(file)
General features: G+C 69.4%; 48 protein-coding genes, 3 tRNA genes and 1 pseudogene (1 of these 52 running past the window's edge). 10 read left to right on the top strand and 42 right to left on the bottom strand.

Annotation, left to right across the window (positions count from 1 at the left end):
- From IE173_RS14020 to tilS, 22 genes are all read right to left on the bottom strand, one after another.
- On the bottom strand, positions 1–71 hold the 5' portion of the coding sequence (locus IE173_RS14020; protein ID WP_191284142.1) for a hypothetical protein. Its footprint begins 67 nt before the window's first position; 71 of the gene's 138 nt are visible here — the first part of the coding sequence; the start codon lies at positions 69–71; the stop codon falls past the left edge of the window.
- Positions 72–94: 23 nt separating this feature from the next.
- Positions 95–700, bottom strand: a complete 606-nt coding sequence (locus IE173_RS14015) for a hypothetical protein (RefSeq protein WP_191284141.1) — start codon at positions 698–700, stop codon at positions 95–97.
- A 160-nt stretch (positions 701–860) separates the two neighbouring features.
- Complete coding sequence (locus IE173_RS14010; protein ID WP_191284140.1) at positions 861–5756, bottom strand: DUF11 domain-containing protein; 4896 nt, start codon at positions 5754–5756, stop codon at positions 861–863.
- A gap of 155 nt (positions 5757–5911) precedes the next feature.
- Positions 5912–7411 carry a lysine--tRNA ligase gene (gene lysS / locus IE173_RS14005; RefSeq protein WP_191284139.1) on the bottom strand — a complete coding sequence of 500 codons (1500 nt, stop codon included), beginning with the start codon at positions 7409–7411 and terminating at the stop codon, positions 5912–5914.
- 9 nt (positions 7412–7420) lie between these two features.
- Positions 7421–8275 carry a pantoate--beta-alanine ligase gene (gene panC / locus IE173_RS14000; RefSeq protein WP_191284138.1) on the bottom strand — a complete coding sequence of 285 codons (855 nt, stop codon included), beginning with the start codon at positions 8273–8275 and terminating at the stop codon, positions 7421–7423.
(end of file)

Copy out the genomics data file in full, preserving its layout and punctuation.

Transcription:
General features: G+C 69.4%; 48 protein-coding genes, 3 tRNA genes and 1 pseudogene (1 of these 52 running past the window's edge). 10 read left to right on the top strand and 42 right to left on the bottom strand.

Annotation, left to right across the window (positions count from 1 at the left end):
- From IE173_RS14020 to tilS, 22 genes are all read right to left on the bottom strand, one after another.
- On the bottom strand, positions 1–71 hold the 5' portion of the coding sequence (locus IE173_RS14020; protein ID WP_191284142.1) for a hypothetical protein. Its footprint begins 67 nt before the window's first position; 71 of the gene's 138 nt are visible here — the first part of the coding sequence; the start codon lies at positions 69–71; the stop codon falls past the left edge of the window.
- Positions 72–94: 23 nt separating this feature from the next.
- Positions 95–700, bottom strand: a complete 606-nt coding sequence (locus IE173_RS14015) for a hypothetical protein (RefSeq protein WP_191284141.1) — start codon at positions 698–700, stop codon at positions 95–97.
- A 160-nt stretch (positions 701–860) separates the two neighbouring features.
- Complete coding sequence (locus IE173_RS14010; protein ID WP_191284140.1) at positions 861–5756, bottom strand: DUF11 domain-containing protein; 4896 nt, start codon at positions 5754–5756, stop codon at positions 861–863.
- A gap of 155 nt (positions 5757–5911) precedes the next feature.
- Positions 5912–7411 carry a lysine--tRNA ligase gene (gene lysS / locus IE173_RS14005; RefSeq protein WP_191284139.1) on the bottom strand — a complete coding sequence of 500 codons (1500 nt, stop codon included), beginning with the start codon at positions 7409–7411 and terminating at the stop codon, positions 5912–5914.
- 9 nt (positions 7412–7420) lie between these two features.
- Positions 7421–8275 carry a pantoate--beta-alanine ligase gene (gene panC / locus IE173_RS14000; RefSeq protein WP_191284138.1) on the bottom strand — a complete coding sequence of 285 codons (855 nt, stop codon included), beginning with the start codon at positions 8273–8275 and terminating at the stop codon, positions 7421–7423.